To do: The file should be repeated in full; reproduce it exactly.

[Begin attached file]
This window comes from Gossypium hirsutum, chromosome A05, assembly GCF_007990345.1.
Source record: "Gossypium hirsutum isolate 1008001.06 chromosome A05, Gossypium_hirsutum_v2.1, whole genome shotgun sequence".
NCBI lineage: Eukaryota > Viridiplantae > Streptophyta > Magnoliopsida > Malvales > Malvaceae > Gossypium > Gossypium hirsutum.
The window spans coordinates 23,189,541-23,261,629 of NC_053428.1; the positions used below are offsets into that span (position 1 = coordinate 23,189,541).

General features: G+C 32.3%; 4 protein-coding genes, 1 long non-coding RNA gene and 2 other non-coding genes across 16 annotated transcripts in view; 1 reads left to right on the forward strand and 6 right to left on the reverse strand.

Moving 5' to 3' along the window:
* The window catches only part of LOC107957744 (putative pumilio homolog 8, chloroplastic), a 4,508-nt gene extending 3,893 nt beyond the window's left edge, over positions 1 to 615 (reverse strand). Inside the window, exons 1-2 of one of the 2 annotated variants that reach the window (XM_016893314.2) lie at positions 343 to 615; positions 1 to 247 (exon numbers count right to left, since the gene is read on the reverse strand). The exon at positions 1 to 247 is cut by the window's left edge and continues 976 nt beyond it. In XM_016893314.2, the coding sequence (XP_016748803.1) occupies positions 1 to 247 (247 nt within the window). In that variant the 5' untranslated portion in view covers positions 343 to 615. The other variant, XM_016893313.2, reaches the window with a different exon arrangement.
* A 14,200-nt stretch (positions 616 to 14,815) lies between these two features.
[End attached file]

This window comes from Gossypium hirsutum, chromosome A05, assembly GCF_007990345.1.
Source record: "Gossypium hirsutum isolate 1008001.06 chromosome A05, Gossypium_hirsutum_v2.1, whole genome shotgun sequence".
NCBI lineage: Eukaryota > Viridiplantae > Streptophyta > Magnoliopsida > Malvales > Malvaceae > Gossypium > Gossypium hirsutum.
The window spans coordinates 23,189,541-23,261,629 of NC_053428.1; the positions used below are offsets into that span (position 1 = coordinate 23,189,541).

General features: G+C 32.3%; 4 protein-coding genes, 1 long non-coding RNA gene and 2 other non-coding genes across 16 annotated transcripts in view; 1 reads left to right on the forward strand and 6 right to left on the reverse strand.

Moving 5' to 3' along the window:
* The window catches only part of LOC107957744 (putative pumilio homolog 8, chloroplastic), a 4,508-nt gene extending 3,893 nt beyond the window's left edge, over positions 1 to 615 (reverse strand). Inside the window, exons 1-2 of one of the 2 annotated variants that reach the window (XM_016893314.2) lie at positions 343 to 615; positions 1 to 247 (exon numbers count right to left, since the gene is read on the reverse strand). The exon at positions 1 to 247 is cut by the window's left edge and continues 976 nt beyond it. In XM_016893314.2, the coding sequence (XP_016748803.1) occupies positions 1 to 247 (247 nt within the window). In that variant the 5' untranslated portion in view covers positions 343 to 615. The other variant, XM_016893313.2, reaches the window with a different exon arrangement.
* A 14,200-nt stretch (positions 616 to 14,815) lies between these two features.